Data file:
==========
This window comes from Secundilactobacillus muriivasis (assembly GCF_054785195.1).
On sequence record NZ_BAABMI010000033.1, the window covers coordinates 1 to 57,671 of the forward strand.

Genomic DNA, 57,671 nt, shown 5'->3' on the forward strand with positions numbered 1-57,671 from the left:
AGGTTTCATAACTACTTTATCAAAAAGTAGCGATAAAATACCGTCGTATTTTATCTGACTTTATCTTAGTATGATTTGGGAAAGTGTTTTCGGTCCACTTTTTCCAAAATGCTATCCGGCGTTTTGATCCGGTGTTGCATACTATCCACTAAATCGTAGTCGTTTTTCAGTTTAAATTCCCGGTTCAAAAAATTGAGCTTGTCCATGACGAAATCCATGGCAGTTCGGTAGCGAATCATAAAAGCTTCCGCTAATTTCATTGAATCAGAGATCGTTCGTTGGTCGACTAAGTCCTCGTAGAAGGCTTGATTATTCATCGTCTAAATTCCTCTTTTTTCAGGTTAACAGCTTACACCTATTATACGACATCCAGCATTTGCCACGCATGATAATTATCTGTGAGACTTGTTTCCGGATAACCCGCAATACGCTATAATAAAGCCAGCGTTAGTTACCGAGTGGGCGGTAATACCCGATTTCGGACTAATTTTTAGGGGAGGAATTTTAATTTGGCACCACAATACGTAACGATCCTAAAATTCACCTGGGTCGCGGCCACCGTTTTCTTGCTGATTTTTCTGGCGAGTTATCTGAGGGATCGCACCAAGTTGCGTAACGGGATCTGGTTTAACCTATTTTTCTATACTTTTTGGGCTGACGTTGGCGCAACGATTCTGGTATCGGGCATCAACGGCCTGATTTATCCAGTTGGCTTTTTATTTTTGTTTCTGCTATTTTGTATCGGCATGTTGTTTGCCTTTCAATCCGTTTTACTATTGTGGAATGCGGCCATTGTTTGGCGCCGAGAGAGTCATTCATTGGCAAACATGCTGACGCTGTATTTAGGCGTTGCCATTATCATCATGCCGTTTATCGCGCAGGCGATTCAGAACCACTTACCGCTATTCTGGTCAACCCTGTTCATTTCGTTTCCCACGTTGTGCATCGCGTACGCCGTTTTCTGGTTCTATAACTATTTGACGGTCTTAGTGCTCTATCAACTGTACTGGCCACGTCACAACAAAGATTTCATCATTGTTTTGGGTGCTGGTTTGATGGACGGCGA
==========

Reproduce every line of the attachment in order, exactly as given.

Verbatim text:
This window comes from Secundilactobacillus muriivasis (assembly GCF_054785195.1).
On sequence record NZ_BAABMI010000033.1, the window covers coordinates 1 to 57,671 of the forward strand.

Genomic DNA, 57,671 nt, shown 5'->3' on the forward strand with positions numbered 1-57,671 from the left:
AGGTTTCATAACTACTTTATCAAAAAGTAGCGATAAAATACCGTCGTATTTTATCTGACTTTATCTTAGTATGATTTGGGAAAGTGTTTTCGGTCCACTTTTTCCAAAATGCTATCCGGCGTTTTGATCCGGTGTTGCATACTATCCACTAAATCGTAGTCGTTTTTCAGTTTAAATTCCCGGTTCAAAAAATTGAGCTTGTCCATGACGAAATCCATGGCAGTTCGGTAGCGAATCATAAAAGCTTCCGCTAATTTCATTGAATCAGAGATCGTTCGTTGGTCGACTAAGTCCTCGTAGAAGGCTTGATTATTCATCGTCTAAATTCCTCTTTTTTCAGGTTAACAGCTTACACCTATTATACGACATCCAGCATTTGCCACGCATGATAATTATCTGTGAGACTTGTTTCCGGATAACCCGCAATACGCTATAATAAAGCCAGCGTTAGTTACCGAGTGGGCGGTAATACCCGATTTCGGACTAATTTTTAGGGGAGGAATTTTAATTTGGCACCACAATACGTAACGATCCTAAAATTCACCTGGGTCGCGGCCACCGTTTTCTTGCTGATTTTTCTGGCGAGTTATCTGAGGGATCGCACCAAGTTGCGTAACGGGATCTGGTTTAACCTATTTTTCTATACTTTTTGGGCTGACGTTGGCGCAACGATTCTGGTATCGGGCATCAACGGCCTGATTTATCCAGTTGGCTTTTTATTTTTGTTTCTGCTATTTTGTATCGGCATGTTGTTTGCCTTTCAATCCGTTTTACTATTGTGGAATGCGGCCATTGTTTGGCGCCGAGAGAGTCATTCATTGGCAAACATGCTGACGCTGTATTTAGGCGTTGCCATTATCATCATGCCGTTTATCGCGCAGGCGATTCAGAACCACTTACCGCTATTCTGGTCAACCCTGTTCATTTCGTTTCCCACGTTGTGCATCGCGTACGCCGTTTTCTGGTTCTATAACTATTTGACGGTCTTAGTGCTCTATCAACTGTACTGGCCACGTCACAACAAAGATTTCATCATTGTTTTGGGTGCTGGTTTGATGGACGGCGA